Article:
Handspinning for Tapestry

Mix in some brown

I spun the roving I hand-painted and here is what happened.

I like it! I have picked up various tips about color in spinning from Deb Menz's book Color in Spinning and Ply and Spin Off magazines lately. I know a lot about dyeing with acid wool dyes, but mixing color for spinning brings it to a whole different level than dyeing solid colors.

I used a strips of brown and white roving painted with the same colors in generally the same proportions to make this. When mixed, the brown helped tone down the much brighter colors on the white. I am going to use the same formulas and paint some more so I have enough yarn for a small garment.

My next plan is to track down a fiber that I can use for tapestry singles. This BFL commercially prepared top is soft and lovely, but it is too squishy for a tapestry yarn I think, even if I spun it worsted.

If you know something about spinning, what are your best suggestions for a longer staple fiber (3 inches plus?) that is less fine than BFL which I could use for tapestry singles? And do you know of a source of commercially prepared top? I love prepping the fiber from the fleece, but for large quantities of tapestry singles, I'm interested in getting to the yarn faster. I will leave the hand preparation for my knitting yarns.

Here is what that roving looked like as I was painting it. Quite a transformation, right?

And then the sheep told me... spinning for tapestry (Okay, maybe it was Maggie)

I am becoming a spinner. I resisted spinning for years even though I bought a spinning wheel in 2010 to ply my tapestry singles on. I resisted because I was afraid I would get hooked and there is only so much time in a day. Tapestry is slow going and when would I have time to spin? Also, I didn't see the relationship between spinning and tapestry weaving.

Now I have to give myself a little dope slap when I remember that. I have learned so much about yarn characteristics in the last 6 months. And all of this is directly relevant to my art work which is made with, what?


Which comes from where?


Which is made into yarn how?


So imagine my joy upon seeing an email from Kate Larson in my inbox asking if I'd be okay with a blog post about my recent handspun tapestry project on the Interweave Spinning Daily blog.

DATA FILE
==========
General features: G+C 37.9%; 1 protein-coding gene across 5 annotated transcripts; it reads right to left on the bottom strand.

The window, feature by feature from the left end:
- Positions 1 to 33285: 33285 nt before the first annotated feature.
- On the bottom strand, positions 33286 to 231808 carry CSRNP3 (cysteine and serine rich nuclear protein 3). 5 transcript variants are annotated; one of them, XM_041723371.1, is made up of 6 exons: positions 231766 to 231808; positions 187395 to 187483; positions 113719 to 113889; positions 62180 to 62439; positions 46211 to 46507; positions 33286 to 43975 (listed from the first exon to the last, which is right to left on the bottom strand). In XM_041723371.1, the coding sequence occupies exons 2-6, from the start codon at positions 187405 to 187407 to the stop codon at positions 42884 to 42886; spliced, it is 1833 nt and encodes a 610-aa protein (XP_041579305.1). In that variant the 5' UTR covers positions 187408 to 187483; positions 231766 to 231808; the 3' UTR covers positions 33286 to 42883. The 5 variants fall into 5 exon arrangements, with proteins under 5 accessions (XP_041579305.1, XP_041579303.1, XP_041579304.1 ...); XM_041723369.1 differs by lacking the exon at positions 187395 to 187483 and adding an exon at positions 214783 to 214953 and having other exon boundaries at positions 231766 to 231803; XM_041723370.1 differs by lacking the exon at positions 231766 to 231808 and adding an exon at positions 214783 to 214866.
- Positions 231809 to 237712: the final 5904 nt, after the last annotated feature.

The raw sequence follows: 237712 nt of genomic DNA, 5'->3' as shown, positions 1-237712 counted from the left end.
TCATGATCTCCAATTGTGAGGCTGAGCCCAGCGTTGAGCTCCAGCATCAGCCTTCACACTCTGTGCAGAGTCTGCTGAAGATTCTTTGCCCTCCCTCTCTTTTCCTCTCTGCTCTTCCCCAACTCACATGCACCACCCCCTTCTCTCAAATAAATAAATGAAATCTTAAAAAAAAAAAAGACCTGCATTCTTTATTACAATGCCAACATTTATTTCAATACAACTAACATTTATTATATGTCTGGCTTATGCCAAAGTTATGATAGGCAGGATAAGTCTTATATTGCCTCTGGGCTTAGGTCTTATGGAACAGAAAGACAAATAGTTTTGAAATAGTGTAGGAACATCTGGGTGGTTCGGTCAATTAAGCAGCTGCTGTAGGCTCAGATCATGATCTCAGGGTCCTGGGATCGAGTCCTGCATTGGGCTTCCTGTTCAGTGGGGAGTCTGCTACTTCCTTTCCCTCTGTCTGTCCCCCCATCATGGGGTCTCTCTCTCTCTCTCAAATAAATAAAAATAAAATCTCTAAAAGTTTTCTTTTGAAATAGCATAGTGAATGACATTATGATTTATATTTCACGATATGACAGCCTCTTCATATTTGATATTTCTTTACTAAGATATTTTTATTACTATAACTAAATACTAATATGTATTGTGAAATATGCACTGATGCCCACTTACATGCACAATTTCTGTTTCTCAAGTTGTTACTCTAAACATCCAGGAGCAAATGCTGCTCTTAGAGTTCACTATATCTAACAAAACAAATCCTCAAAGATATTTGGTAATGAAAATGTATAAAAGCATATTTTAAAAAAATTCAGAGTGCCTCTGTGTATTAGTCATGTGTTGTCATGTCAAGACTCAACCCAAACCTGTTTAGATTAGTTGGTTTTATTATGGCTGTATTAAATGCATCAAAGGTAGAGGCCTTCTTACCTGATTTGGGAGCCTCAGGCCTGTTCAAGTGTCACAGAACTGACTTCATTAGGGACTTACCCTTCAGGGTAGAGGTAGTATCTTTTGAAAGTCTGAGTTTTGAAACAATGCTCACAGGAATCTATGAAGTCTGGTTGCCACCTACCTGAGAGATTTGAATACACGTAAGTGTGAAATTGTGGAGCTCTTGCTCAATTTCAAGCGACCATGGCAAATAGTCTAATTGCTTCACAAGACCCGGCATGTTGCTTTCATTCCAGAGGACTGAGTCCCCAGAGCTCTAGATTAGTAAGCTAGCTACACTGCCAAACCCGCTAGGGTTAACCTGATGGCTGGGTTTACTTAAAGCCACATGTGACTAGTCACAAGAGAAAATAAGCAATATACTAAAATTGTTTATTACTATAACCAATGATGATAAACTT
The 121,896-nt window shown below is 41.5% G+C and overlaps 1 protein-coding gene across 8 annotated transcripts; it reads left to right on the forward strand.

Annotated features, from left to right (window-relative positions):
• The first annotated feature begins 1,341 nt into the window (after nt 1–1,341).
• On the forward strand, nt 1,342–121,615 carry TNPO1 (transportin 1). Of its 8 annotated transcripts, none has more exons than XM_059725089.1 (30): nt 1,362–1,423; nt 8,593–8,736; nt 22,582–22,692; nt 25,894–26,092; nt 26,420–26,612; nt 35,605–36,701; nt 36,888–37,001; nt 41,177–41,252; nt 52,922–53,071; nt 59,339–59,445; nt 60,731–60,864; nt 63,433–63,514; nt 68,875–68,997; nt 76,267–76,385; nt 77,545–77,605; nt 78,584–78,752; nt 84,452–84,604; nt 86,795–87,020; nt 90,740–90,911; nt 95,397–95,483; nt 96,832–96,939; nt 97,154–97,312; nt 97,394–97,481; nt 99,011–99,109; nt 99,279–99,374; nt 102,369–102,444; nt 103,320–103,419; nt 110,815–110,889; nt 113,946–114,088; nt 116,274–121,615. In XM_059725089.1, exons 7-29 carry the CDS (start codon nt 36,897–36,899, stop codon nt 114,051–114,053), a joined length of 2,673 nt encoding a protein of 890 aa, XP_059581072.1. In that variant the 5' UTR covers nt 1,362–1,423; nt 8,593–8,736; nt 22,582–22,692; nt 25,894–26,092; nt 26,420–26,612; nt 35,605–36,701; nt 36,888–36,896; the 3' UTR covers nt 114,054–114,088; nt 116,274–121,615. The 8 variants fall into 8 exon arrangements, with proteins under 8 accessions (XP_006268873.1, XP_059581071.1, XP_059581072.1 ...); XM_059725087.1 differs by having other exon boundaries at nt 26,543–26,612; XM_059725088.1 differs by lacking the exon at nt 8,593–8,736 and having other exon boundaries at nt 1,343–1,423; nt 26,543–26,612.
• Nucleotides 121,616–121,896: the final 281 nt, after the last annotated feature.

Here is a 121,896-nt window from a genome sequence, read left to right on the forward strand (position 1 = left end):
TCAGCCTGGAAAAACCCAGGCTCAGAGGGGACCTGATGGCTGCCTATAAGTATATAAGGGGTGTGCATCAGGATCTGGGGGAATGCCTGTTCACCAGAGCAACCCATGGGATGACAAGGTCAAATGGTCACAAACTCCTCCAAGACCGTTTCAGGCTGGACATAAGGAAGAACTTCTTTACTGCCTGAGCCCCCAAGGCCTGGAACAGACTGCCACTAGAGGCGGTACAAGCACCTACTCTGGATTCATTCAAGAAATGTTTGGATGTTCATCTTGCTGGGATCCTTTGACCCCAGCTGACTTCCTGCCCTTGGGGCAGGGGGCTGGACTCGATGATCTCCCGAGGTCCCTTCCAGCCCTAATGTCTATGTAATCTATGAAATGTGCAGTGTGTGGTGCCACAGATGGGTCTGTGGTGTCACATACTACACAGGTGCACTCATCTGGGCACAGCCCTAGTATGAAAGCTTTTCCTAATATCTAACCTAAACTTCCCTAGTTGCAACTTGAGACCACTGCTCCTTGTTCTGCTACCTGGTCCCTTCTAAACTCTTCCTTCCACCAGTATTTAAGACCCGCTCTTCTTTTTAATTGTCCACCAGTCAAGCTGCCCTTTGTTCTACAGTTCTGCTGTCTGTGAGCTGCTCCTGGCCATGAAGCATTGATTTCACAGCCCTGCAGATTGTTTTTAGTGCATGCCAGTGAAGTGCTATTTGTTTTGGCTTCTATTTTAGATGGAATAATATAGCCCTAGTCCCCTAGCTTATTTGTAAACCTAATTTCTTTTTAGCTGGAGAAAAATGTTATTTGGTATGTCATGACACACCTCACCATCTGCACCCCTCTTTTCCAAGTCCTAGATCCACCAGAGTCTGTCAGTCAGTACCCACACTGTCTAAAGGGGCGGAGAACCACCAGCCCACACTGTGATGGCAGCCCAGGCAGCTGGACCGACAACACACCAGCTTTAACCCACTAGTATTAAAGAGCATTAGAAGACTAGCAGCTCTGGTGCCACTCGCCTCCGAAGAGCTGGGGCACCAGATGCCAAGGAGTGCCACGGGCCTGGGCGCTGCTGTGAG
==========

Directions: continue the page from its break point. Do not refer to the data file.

Here it is! (Well, you have to click the link below to see it...)


My latest learning experiment: tapestry with fine handspun

I have been learning to spin for the last six months and recently have had my try at a Turkish spindle.

Yesterday was the day I started weaving. I am making a piece with multiple 2 x 6 inch panels. The fleece was a small bit of a rainbow fleece we dyed in a Maggie Casey spinning class last spring. I stuffed the fleece in a bag and forgot about it until I was cleaning my office a few weeks ago. Out it came.

I sorted the fleece into a gradation of colors, hand carded it into a rainbow of rolags, and spun it on my tiny Turkish spindle.

Yesterday I dug out my 6-dent large Hokett loom and warped up. I don't know how many panels there will be as I want to use the whole gradation in order. But I think it will be at least six. I finished the first two yesterday. All of the yarn is my handspun except for the deep purple and black accents which are silk.

Here it is in photos.

I am astounded at how lovely the hand is. There isn't any comparing it to my other work. I like my tapestries to be flexible and fluid--like a piece of fabric. Tapestry IS fabric after all. But this handspun exceeds my wildest expectations. It is soft and feels divine. I love the little bloom the surface has and I can't wait to spin more. You can see that the single in the first piece (to the left in the photo above) was thinner than in the second one. With time, I am sure I can learn to keep it consistent for a whole project.

I love how the dyed-in-the-fleece fiber changes color in subtle ways all the time. I strive for this variation in my hand-dyed yarns, but with this method of yarn creation, the options are so much greater.

Fiber: White/gray local corriedale fleece scoured by Maggie Casey. Rainbow dyed with acid wool dyes.

Prep: Carded with hand cards after sorting by value

Spinning: Turkish spindle by Jenkins woodworking. This particular spindle was a very special gift from the master of spinning for tapestry, Sarah Swett. Best. Gift. Ever.
Size of single was inconsistent. More practice needed by spinner. Weft finished.

Weaving: Intermediate (9 x 10 inch) Hokett loom at 6 dents per inch. Doubled the warp for 12 epi. 20/6 cotton seine twine warp. Tapestry technique including eccentric outline. Double half-hitch used for header. I wanted to use wool warp but didn't have any small enough for this sett and this weft.

Other fiber: 60/2 and 30/2 silk from Red Fish.